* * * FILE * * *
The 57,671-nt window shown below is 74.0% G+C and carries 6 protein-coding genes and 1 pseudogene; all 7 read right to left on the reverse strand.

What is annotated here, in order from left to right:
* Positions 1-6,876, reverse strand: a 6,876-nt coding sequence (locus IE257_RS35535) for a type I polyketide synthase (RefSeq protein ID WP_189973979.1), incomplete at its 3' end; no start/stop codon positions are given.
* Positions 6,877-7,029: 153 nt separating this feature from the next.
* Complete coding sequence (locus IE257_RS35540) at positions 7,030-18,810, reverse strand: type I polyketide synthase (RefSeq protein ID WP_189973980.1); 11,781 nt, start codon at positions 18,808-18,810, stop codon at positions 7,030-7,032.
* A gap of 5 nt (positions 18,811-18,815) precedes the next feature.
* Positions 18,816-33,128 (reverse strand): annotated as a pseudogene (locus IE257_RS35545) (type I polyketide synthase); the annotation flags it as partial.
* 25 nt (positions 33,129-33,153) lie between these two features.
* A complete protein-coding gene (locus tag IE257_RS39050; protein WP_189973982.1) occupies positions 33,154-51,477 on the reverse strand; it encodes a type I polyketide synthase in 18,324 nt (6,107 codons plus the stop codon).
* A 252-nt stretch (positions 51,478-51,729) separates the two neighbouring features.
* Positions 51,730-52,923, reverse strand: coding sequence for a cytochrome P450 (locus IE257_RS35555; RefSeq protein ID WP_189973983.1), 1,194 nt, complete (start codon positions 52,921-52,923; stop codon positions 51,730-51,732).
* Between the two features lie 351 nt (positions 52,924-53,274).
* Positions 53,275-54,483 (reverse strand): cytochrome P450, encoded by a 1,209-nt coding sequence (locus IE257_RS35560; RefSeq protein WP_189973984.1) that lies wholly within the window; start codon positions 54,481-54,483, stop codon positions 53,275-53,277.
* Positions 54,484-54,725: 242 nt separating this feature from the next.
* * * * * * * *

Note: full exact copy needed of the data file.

The 57,671-nt window shown below is 74.0% G+C and carries 6 protein-coding genes and 1 pseudogene; all 7 read right to left on the reverse strand.

What is annotated here, in order from left to right:
* Positions 1-6,876, reverse strand: a 6,876-nt coding sequence (locus IE257_RS35535) for a type I polyketide synthase (RefSeq protein ID WP_189973979.1), incomplete at its 3' end; no start/stop codon positions are given.
* Positions 6,877-7,029: 153 nt separating this feature from the next.
* Complete coding sequence (locus IE257_RS35540) at positions 7,030-18,810, reverse strand: type I polyketide synthase (RefSeq protein ID WP_189973980.1); 11,781 nt, start codon at positions 18,808-18,810, stop codon at positions 7,030-7,032.
* A gap of 5 nt (positions 18,811-18,815) precedes the next feature.
* Positions 18,816-33,128 (reverse strand): annotated as a pseudogene (locus IE257_RS35545) (type I polyketide synthase); the annotation flags it as partial.
* 25 nt (positions 33,129-33,153) lie between these two features.
* A complete protein-coding gene (locus tag IE257_RS39050; protein WP_189973982.1) occupies positions 33,154-51,477 on the reverse strand; it encodes a type I polyketide synthase in 18,324 nt (6,107 codons plus the stop codon).
* A 252-nt stretch (positions 51,478-51,729) separates the two neighbouring features.
* Positions 51,730-52,923, reverse strand: coding sequence for a cytochrome P450 (locus IE257_RS35555; RefSeq protein ID WP_189973983.1), 1,194 nt, complete (start codon positions 52,921-52,923; stop codon positions 51,730-51,732).
* Between the two features lie 351 nt (positions 52,924-53,274).
* Positions 53,275-54,483 (reverse strand): cytochrome P450, encoded by a 1,209-nt coding sequence (locus IE257_RS35560; RefSeq protein WP_189973984.1) that lies wholly within the window; start codon positions 54,481-54,483, stop codon positions 53,275-53,277.
* Positions 54,484-54,725: 242 nt separating this feature from the next.